INTERVIEW: Lyndon White Talks Comic Book Art and ‘Call of Cthulhu’ Kickstarter


Lyndon White’s distinct art style has graced the covers of books, comics, albums and even uniquely designed clothes. He goes out of his way to engage with and encapsulate the story of everything he works with, and has even written his own comic books. By blending narrative and themes, he creates art that tells a story in every piece and leaves a lasting message.

He has used his singular talent to create concertina books of classic stories. Following the success of his Dracula and Dante’s Inferno adaptations, he has now launched a Kickstarter campaign for a new concertina inspired by H.P. Lovecraft’s The Call of Cthulhu.

We spoke to Lyndon about his career in comics and how he’s breathing life to Lovecraft’s cosmic horror.


Kirstie: How did you get into art?

Lyndon: I’ve always enjoyed drawing, even when I was pretty young. Although I didn’t realise I was any good at it until I hit high school. Ever since I walked through the door, I knew I wanted to practice some form of art for a living. Flash forward all the years in education, college and university I interned at an illustration studio, started freelancing and built up my client base.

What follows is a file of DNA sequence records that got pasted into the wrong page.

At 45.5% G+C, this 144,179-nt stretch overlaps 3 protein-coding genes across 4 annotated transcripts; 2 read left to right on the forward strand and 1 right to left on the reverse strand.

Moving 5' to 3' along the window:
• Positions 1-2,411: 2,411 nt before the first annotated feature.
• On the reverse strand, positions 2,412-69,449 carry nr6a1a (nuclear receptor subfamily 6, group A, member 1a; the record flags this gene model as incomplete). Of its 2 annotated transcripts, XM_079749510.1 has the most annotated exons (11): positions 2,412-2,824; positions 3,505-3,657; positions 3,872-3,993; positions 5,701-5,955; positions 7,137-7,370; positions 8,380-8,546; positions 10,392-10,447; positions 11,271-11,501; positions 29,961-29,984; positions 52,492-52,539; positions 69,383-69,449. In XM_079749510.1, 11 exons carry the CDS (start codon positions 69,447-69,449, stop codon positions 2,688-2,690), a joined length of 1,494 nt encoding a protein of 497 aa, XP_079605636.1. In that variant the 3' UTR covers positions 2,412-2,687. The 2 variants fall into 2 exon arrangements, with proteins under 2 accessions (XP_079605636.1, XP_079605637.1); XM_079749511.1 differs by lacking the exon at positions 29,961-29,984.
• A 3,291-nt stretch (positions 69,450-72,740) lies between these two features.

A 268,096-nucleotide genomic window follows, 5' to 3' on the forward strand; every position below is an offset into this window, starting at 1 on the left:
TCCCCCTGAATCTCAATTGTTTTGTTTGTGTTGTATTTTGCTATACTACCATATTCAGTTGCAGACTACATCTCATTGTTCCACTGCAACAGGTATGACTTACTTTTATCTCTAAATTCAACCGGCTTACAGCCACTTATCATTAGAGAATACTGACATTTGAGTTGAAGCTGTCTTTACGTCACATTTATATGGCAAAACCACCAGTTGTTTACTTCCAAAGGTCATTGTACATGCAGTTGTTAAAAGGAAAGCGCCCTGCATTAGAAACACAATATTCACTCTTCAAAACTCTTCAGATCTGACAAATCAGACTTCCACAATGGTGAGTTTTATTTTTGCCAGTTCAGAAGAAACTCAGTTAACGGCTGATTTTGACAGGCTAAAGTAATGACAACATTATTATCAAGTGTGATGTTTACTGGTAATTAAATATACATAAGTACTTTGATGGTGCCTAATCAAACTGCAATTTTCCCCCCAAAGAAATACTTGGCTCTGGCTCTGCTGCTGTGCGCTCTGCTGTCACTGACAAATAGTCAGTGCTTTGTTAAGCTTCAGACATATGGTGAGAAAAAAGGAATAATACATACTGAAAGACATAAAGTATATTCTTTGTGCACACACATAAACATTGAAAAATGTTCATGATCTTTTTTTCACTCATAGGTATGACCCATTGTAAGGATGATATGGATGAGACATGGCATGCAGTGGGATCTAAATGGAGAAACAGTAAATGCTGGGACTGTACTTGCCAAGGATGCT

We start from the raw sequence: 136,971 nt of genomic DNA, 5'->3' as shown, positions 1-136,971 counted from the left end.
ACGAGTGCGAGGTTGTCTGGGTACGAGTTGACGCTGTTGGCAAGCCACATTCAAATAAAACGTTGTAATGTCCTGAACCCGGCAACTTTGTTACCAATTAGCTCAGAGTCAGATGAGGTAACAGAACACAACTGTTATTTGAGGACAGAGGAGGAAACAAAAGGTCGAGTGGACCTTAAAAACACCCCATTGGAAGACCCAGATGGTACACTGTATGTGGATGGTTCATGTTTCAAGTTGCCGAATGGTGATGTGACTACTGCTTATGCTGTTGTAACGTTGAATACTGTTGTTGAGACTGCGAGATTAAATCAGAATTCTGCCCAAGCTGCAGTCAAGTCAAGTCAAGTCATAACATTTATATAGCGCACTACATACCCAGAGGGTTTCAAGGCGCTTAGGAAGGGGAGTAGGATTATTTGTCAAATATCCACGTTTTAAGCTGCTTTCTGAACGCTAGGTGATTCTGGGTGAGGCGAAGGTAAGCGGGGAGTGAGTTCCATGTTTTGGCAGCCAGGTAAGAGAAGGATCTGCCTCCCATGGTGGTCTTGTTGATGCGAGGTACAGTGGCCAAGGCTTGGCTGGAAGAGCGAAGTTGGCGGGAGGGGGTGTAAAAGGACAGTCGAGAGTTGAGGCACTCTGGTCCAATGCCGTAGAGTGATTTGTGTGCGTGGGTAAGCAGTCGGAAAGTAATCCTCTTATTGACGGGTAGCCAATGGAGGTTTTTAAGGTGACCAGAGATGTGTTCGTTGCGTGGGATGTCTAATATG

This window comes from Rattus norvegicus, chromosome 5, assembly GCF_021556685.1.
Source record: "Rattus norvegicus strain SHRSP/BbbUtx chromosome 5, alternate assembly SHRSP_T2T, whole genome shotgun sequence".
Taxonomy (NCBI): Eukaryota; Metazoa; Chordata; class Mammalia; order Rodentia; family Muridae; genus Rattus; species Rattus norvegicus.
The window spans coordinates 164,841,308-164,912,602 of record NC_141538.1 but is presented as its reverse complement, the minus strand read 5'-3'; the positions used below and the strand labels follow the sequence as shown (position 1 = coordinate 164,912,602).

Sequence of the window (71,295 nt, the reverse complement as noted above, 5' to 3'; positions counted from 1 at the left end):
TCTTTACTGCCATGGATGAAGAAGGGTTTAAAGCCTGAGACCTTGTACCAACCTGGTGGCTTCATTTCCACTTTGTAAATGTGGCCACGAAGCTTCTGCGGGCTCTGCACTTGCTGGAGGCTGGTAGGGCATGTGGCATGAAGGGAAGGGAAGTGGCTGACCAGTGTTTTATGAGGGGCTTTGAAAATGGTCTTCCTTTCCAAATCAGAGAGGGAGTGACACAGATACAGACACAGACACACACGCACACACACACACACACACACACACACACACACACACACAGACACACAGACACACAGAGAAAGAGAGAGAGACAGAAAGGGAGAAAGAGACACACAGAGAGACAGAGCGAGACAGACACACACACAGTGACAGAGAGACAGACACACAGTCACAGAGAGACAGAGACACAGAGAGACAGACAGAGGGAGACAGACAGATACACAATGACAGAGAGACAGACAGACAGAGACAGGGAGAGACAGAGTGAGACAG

I realised I wanted to work in publishing, so I made book covers, comics, graphic novels, children’s books, etc., which started me off with a broad portfolio. It’s just kinda snowballed from there.

Sinners-Volume-One-CoverKirstie: Who were your earliest influences?

Lyndon: Kouta Hirano’s Hellsing was definitely an early one. I loved the manga and how detailed his inks were, but how it remained very dynamic. I used to draw a lot of the characters and mechs from Gundam Wing, which started showing in the UK as I was growing up. I’m not even a mech guy but that series it amazing. There are so many layers to the characters and the story. It goes well beyond robots fighting one another.